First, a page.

Annie’s fame as a markswoman grew when she was invited to participate in a contest at the tender age of fifteen. Her opponent was Frank E. Butler, a professional sharpshooter some ten years her senior. Butler had made a public wager against all shooters who might come up against him. A restaurateur to whom Annie had sold top game encouraged her to go for it. Annie took the bet and met Butler at Cincinnati in November of 1875.  “I almost dropped dead when a little slim girl in short dresses stepped out to the mark with me.” Butler later recalled.

It was a match destined to change both their careers and their lives, forever. For Annie, used to shooting live fast-flying birds, the clay pigeons were a cinch. In spite of her victory over Butler, by just one shot, the older man fell in love with his petite successor. Within a year the two were married and on the road in theatrical productions. Annie, glad to cast off her haunted maiden name, took on the stage name of Annie Oakley as she progressed quickly from stage hand to star. Butler served as a sometime partner and more than apt manager.

In about 1885, Annie and Frank were employed by Buffalo Bill Cody to star in his traveling show. Then called Buffalo Bill’s Rocky Mountain and Prairie Exhibition, the show was on the brink of bankruptcy when Annie and Frank joined. Soon, however, Annie rose easily to the top of the playbill. Her incredible feats were unlike anything any other sharp shooting woman in the United States had ever come up with.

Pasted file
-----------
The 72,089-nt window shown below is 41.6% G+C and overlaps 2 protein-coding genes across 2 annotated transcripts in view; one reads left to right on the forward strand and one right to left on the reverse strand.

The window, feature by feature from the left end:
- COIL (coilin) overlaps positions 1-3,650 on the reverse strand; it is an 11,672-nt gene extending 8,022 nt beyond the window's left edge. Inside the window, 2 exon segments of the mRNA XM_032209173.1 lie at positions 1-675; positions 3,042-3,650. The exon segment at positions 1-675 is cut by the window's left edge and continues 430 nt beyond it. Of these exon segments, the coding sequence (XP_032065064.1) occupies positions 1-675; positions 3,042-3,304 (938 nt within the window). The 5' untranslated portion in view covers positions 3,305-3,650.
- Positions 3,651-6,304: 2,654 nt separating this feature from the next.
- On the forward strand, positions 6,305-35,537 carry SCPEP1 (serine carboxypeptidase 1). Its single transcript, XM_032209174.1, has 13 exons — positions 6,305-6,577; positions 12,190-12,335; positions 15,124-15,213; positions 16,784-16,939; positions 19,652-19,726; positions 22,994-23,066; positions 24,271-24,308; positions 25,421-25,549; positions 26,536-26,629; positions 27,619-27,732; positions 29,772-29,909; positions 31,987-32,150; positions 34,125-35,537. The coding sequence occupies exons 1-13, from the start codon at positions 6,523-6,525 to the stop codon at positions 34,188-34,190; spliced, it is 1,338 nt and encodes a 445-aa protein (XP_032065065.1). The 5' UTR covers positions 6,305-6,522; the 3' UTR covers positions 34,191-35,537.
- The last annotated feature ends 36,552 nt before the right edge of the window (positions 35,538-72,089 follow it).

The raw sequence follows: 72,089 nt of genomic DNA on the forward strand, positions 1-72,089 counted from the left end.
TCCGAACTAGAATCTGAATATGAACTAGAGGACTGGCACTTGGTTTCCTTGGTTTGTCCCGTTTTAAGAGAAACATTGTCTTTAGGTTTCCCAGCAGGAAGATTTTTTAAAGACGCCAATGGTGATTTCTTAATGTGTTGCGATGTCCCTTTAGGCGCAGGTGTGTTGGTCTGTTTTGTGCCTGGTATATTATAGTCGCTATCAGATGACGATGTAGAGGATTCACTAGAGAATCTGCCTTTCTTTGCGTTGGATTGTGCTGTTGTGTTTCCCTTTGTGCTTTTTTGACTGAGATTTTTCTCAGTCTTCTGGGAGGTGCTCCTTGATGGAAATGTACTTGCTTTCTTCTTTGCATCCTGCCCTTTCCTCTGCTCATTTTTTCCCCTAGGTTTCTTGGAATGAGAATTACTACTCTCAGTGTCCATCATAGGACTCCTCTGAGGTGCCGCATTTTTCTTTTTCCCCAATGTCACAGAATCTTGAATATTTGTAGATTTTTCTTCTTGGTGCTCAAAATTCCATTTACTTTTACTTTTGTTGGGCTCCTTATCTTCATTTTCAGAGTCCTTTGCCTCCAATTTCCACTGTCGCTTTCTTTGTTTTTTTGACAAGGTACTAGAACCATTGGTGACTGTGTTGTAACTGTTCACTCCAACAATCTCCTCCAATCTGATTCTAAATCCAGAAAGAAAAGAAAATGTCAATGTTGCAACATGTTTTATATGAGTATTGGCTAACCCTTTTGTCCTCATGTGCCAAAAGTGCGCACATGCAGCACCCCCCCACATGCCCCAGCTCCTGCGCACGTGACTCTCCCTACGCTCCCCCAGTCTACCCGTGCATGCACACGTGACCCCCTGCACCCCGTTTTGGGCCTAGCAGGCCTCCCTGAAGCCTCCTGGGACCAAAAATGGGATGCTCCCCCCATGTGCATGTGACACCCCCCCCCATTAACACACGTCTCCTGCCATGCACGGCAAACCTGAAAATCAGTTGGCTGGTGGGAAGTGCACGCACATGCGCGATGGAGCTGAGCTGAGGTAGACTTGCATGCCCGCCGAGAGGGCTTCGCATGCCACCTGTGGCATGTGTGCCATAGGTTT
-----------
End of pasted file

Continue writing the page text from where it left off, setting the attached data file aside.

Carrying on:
Before amazed crowds, Annie could shoot dimes from a man’s hand and cigarettes from his lips. She could also shoot the flame off of a moving candle. Another of her special feats was to shoot the middle of the Ace of Spades over her shoulder, relying on the reflection of a bowie knife. Perhaps her most exciting performance was the shooting of glass balls. As four balls were catapulted into the air, Annie would bolt 20 feet, vault over a table, retrieve her gun and blast each ball before it hit the ground. She could accomplish the same deed while standing on the back of a galloping steed. Chief Sitting Bull is credited with giving Annie her nickname, Little Sure Shot.